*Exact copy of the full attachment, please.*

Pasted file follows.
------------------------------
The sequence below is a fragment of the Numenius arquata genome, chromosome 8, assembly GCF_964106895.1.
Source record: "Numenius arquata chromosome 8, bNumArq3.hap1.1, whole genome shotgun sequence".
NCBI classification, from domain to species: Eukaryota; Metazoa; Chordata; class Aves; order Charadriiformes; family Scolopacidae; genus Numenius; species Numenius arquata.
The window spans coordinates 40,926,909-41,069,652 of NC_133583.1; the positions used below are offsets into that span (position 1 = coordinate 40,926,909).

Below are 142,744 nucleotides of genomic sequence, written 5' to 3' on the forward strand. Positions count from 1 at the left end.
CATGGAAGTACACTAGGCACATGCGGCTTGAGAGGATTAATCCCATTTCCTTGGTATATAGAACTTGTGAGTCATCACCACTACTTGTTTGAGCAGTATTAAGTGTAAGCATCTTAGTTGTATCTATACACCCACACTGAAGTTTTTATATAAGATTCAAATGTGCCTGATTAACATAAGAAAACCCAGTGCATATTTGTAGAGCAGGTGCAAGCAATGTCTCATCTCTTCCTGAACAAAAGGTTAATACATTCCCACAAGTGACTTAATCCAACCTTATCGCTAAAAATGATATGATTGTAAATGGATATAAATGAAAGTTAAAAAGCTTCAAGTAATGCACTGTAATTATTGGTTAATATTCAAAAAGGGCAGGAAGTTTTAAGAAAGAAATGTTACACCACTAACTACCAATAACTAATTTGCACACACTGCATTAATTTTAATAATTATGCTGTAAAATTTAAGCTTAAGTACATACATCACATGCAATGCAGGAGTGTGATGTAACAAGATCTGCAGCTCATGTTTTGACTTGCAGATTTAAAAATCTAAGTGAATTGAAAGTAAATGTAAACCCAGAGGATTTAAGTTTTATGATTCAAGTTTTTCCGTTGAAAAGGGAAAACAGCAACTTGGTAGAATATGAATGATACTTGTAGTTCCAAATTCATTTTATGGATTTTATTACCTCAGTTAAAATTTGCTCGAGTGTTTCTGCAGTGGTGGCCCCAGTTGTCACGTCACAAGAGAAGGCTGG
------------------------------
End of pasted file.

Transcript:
The sequence below is a fragment of the Numenius arquata genome, chromosome 8, assembly GCF_964106895.1.
Source record: "Numenius arquata chromosome 8, bNumArq3.hap1.1, whole genome shotgun sequence".
NCBI classification, from domain to species: Eukaryota; Metazoa; Chordata; class Aves; order Charadriiformes; family Scolopacidae; genus Numenius; species Numenius arquata.
The window spans coordinates 40,926,909-41,069,652 of NC_133583.1; the positions used below are offsets into that span (position 1 = coordinate 40,926,909).

Below are 142,744 nucleotides of genomic sequence, written 5' to 3' on the forward strand. Positions count from 1 at the left end.
CATGGAAGTACACTAGGCACATGCGGCTTGAGAGGATTAATCCCATTTCCTTGGTATATAGAACTTGTGAGTCATCACCACTACTTGTTTGAGCAGTATTAAGTGTAAGCATCTTAGTTGTATCTATACACCCACACTGAAGTTTTTATATAAGATTCAAATGTGCCTGATTAACATAAGAAAACCCAGTGCATATTTGTAGAGCAGGTGCAAGCAATGTCTCATCTCTTCCTGAACAAAAGGTTAATACATTCCCACAAGTGACTTAATCCAACCTTATCGCTAAAAATGATATGATTGTAAATGGATATAAATGAAAGTTAAAAAGCTTCAAGTAATGCACTGTAATTATTGGTTAATATTCAAAAAGGGCAGGAAGTTTTAAGAAAGAAATGTTACACCACTAACTACCAATAACTAATTTGCACACACTGCATTAATTTTAATAATTATGCTGTAAAATTTAAGCTTAAGTACATACATCACATGCAATGCAGGAGTGTGATGTAACAAGATCTGCAGCTCATGTTTTGACTTGCAGATTTAAAAATCTAAGTGAATTGAAAGTAAATGTAAACCCAGAGGATTTAAGTTTTATGATTCAAGTTTTTCCGTTGAAAAGGGAAAACAGCAACTTGGTAGAATATGAATGATACTTGTAGTTCCAAATTCATTTTATGGATTTTATTACCTCAGTTAAAATTTGCTCGAGTGTTTCTGCAGTGGTGGCCCCAGTTGTCACGTCACAAGAGAAGGCTGG